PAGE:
This is true for two main reasons: 

First, cracker plants. These are facilities that use very intense heat to break down ethane and propane into ethylene and propylene, respectively: the building blocks of plastic. Globally in 2015, emissions from cracking to produce ethylene produced 184.3 to 213.0 million metric tons of CO2, as much as 45 million passenger vehicles driven for one year.

And second, manufacturing is so emissions-intensive because of the amount of energy required to power the plants that turn raw plastic materials into the products we use.


Once it has been used, the vast majority of plastic is either recycled, landfilled, or incinerated — each method producing different amounts of emissions.

Only about 9 percent of all plastic is ever recycled. Relative to the landfilling and incineration, this process generates medium emissions. However, it does prevent new plastic from being produced, which ultimately does lower its net impact.

Landfilling and litter accounts for 79 percent of all plastic waste. While it emits the least greenhouse gases, it does, of course, cause the overflow of plastic waste seen around the world.

Finally, incineration is the most emissions intensive of the three methods. Global emissions from incineration totaled 16 million metric tons of CO2 equivalent in 2015 for plastic packaging, representing about 40 percent of plastic demand. And that’s before accounting for the open burning of plastic or incineration that occurs without any energy recovery.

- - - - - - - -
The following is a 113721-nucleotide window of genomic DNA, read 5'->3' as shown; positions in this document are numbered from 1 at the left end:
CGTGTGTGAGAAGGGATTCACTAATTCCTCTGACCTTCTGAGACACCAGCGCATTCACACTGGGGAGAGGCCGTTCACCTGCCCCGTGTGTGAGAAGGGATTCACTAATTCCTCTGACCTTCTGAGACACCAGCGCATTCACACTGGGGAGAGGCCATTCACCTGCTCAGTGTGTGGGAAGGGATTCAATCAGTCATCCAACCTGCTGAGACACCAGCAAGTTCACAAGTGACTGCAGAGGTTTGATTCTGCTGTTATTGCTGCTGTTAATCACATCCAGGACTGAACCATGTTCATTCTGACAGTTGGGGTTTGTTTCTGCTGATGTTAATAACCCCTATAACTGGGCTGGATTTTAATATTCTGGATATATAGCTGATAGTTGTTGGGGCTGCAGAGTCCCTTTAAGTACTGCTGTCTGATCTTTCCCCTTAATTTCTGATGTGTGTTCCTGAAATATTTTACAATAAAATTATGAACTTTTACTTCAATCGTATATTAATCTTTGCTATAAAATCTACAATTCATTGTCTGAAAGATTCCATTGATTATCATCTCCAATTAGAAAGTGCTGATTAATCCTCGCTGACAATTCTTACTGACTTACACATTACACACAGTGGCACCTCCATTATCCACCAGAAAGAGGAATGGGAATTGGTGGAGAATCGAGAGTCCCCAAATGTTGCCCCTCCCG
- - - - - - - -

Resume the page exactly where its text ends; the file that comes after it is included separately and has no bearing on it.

We have our work cut out for us fighting plastic pollution.

The combination of fracking causing gas prices to drop and increasingly clear signs that declining fossil fuel use is on the horizon — given the rise of electric cars, for example — is pushing fossil fuel companies to look elsewhere to keep up their profit margins.

Unfortunately, the next major market they’re turning to is plastic.

This is deeply troubling because, on its present trajectory, emissions from plastic production and use would exceed the entire remaining carbon budget for all industrial greenhouse gas emissions under a 2°C scenario.

2°C of warming is the internationally accepted goal estimated to keep the worst of the climate crisis at bay. And now, our growing use of plastic seriously threatens its feasibility.


It’s clear that a world of endless fossil fuel use does not go hand-in-hand with preserving a stable climate. It is a threat to healthy natural habitats, wildlife, and communities everywhere.

That’s why we’re taking action, and we hope you’ll join us.

Across the country, everyday Americans are joining Climate Reality chapters and working together for practical climate solutions. These friends, neighbors, and colleagues are bringing clean energy to their towns, fighting fracking developments, and so much more. They’re making a real difference for our climate, and you can too.

If you’re ready to take action in and for your community, then we invite you to join a Climate Reality chapter. Click here to learn more and join today!